Freedom, capital function as parts of a whole system

Let’s pretend for a moment that we are taking the SATs, just for fun – because we all know what a good time that test is. Analogies were a particular kick in pants, so here’s one: Economics is to politics as capital is to __________?

If you said freedom, you were right – at least by my way of thinking; the smart folks at Educational Testing Service might have another idea. Here’s mine.

At some level, each and every policy that is considered – let alone implemented – is analyzed for its economic effects. Sometimes this is explicit, such as with monetary policy or tax rates. More often, it is a bit more nuanced.

Environmental regulations, for instance, have an economic effect, but so do the scenarios those regulations are trying to correct. There would be less incentive to impose restrictions on air pollution if breathing dirty air did not have significant negative externalities that society must bear along with the individuals affected by pollutants.

Striking the right balance between costs and benefits does not come easy, really ever, and in large part that might be because of the ideology described in the “economics is to politics” analogy.

Under that rubric, politics and policies that result from them are designed to generate, perpetuate, protect and elevate freedom above all other concepts. That notion provides a built-in check on government’s function: It should only be empowered to the extent that is furthering the freedom of those governed. Sounds pretty good – until you spend a little time unpacking what freedom really means.

Merriam-Webster offers a surprisingly long list of definitions: “1: the quality or state of being free: as a) the absence of necessity, coercion, or constraint in choice or action; b) liberation from slavery or restraint or from the power of another: independence; c) the quality or state of being exempt or released usually from something onerous; d) ease, facility; e) the quality of being frank, open, or outspoken; f) improper familiarity; g) boldness of conception or execution; h: unrestricted use; 2: a) a political right; b) franchise, privilege.”

Many of these definitions assume that those who possess freedom do so in a vacuum; that the very act of being free fails to consider whether that freedom affects others in a way that might impinge on their freedoms.

It forgets that humans are social beings and that freedom must defined in terms of community, and therefore consider the notion of responsibility as well.

Unfettered freedom is simply not realistic outside of one’s own head. The very fact that government is charged with providing and protecting freedom illustrates the point that freedom is a bit more complex than doing whatever I want to do, whenever I want to do it.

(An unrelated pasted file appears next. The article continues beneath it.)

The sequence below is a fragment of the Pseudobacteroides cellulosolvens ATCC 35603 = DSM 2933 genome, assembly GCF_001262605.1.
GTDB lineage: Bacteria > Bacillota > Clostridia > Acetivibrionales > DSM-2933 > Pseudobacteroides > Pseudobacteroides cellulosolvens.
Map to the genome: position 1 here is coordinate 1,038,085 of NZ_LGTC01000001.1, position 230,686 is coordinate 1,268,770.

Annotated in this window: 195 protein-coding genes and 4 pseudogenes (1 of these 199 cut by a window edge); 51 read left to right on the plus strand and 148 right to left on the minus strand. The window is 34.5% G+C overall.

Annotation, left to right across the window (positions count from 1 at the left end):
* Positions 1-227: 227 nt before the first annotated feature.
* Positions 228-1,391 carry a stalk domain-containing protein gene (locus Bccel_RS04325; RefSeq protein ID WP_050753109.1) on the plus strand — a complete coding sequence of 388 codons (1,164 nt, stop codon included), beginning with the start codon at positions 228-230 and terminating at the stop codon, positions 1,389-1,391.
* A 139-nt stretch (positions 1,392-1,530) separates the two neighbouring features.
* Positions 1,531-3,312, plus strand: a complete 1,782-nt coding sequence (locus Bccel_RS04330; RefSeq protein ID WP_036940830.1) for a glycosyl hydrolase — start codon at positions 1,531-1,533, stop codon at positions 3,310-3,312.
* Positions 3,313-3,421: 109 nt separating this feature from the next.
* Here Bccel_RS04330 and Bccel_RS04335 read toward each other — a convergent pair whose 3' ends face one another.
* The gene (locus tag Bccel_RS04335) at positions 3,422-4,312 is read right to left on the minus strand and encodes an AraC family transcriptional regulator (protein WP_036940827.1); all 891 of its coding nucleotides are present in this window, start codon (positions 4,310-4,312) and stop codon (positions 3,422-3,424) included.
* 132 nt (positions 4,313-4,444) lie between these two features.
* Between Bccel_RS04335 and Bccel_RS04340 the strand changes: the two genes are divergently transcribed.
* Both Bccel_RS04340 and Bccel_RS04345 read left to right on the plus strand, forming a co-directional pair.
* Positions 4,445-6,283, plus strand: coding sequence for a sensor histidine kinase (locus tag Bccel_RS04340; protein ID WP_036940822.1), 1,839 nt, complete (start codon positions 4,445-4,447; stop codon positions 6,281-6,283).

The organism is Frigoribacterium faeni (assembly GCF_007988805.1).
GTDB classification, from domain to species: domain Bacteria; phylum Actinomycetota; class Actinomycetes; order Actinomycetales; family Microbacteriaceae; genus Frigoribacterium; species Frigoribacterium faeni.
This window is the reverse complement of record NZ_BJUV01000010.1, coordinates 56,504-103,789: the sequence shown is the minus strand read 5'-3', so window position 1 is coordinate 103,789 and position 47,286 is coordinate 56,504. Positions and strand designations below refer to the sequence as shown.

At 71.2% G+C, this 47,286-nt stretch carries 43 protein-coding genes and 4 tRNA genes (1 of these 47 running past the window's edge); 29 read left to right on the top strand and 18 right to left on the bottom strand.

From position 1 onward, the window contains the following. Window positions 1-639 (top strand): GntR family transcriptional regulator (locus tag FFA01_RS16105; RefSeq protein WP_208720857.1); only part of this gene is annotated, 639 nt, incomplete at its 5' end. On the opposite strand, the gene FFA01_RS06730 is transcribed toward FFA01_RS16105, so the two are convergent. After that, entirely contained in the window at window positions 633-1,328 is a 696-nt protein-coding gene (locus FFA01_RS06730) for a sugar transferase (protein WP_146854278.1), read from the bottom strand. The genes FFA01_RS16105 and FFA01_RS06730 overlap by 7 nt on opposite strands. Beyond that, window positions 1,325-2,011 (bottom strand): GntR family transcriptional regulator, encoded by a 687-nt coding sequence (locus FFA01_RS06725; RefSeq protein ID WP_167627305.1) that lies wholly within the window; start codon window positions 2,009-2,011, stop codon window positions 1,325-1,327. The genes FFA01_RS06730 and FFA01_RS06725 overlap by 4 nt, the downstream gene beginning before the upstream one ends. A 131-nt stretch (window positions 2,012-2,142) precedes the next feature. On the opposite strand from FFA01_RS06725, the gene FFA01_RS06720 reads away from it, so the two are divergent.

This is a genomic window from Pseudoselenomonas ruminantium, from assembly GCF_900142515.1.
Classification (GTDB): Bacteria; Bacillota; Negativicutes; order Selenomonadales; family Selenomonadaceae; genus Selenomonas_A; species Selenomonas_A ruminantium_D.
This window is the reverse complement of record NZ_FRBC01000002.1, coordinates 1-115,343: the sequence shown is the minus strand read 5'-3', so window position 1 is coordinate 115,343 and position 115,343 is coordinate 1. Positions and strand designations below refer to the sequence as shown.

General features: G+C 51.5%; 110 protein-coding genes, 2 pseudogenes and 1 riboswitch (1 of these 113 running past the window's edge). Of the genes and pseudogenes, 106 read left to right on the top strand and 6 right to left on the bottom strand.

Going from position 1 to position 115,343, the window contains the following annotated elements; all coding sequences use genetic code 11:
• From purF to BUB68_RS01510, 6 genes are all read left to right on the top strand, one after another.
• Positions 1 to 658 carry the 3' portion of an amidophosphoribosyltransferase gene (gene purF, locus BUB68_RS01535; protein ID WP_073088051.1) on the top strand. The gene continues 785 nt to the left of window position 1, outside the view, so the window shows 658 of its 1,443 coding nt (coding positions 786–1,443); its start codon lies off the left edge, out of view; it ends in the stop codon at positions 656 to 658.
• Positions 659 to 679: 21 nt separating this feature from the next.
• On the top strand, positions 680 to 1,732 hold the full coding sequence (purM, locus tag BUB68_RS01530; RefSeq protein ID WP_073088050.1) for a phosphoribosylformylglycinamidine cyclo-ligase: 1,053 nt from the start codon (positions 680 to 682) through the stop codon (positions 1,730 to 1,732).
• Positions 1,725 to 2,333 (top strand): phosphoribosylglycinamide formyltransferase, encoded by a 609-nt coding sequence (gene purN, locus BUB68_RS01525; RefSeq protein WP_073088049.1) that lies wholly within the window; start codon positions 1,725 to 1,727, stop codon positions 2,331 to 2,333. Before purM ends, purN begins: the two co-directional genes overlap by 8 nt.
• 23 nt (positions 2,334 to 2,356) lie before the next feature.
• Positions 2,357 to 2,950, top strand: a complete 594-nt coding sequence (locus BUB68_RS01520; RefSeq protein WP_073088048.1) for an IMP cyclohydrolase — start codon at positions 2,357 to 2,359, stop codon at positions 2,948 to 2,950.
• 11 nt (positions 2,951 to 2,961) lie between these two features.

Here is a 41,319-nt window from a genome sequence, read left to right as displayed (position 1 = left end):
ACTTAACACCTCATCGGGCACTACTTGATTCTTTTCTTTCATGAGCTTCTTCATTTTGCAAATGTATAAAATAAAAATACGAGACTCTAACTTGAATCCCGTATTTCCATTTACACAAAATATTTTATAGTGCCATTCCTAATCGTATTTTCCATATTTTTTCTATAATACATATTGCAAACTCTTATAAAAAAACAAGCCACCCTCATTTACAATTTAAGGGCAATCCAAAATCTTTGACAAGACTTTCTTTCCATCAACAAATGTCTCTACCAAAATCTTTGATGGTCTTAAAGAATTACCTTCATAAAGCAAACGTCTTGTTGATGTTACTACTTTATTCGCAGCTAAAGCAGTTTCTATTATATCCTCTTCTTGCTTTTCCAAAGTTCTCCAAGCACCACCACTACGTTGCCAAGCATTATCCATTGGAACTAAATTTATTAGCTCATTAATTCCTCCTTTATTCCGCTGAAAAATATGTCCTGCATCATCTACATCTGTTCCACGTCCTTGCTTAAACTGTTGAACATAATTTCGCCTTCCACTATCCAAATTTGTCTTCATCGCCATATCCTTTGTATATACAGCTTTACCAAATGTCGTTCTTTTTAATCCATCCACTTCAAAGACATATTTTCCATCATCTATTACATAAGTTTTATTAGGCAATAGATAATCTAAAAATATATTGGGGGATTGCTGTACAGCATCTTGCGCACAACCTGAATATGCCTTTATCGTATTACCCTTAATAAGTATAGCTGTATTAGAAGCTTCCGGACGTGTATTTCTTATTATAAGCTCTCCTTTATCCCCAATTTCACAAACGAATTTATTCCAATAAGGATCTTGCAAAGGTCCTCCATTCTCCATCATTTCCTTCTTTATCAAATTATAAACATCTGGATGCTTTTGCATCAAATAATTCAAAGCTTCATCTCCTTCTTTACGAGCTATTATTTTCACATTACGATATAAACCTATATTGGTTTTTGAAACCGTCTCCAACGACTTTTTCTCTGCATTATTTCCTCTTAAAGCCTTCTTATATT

So then there is the corollary: economics and capital. The idea that the former is designed to generate as much of the latter as possible, regardless of consequence is enshrined in our thinking and our politics, and heavily influences our policies. But as with freedom, capital comes with some responsibilities, too. Amassing it is fine, provided that doing so does not come at the expense of others’ attempts at the same.

Ensuring that such a bargain is struck requires recognition that economics and politics – and the pursuits that they each engender – are systemic, contextual and complicated. Accordingly, it is easy to demand freedom: to earn, to save, to spend, to worship, to work, to not work, to receive health care, to not receive health care; but it is impossible to deliver each of those freedoms (or manifestations of capital) without compromising someone else’s counterbalancing demand.

Yes, economics is about money, but it also about keeping systems whole and functioning – take a look at Europe for a timely example of how challenging it is to respond to cultural differences united under a single currency, but which lack a unified monetary policy. So, too, is politics and its resultant policy about freedom – at least in our rhetorical and electoral system. But it is also about community.

This is true whether at the local, state or national levels, and recognizing it – to say nothing of responding to it – requires courageous leadership. It is true that codifying into policy a vision for the future, regardless of the particular issue, will curtail some freedoms. Establishing a social safety net, a military presence or a shaping community development through planning each requires tradeoffs, sacrifices and investment. Each requires action.

Failing to take that action does not mean increased freedom for individuals or more money in their pockets. It does, however, mean less trust and less community. There is little good that can come from that trajectory.

Megan Graham is a Herald editorial writer and policy analyst. Reach her at

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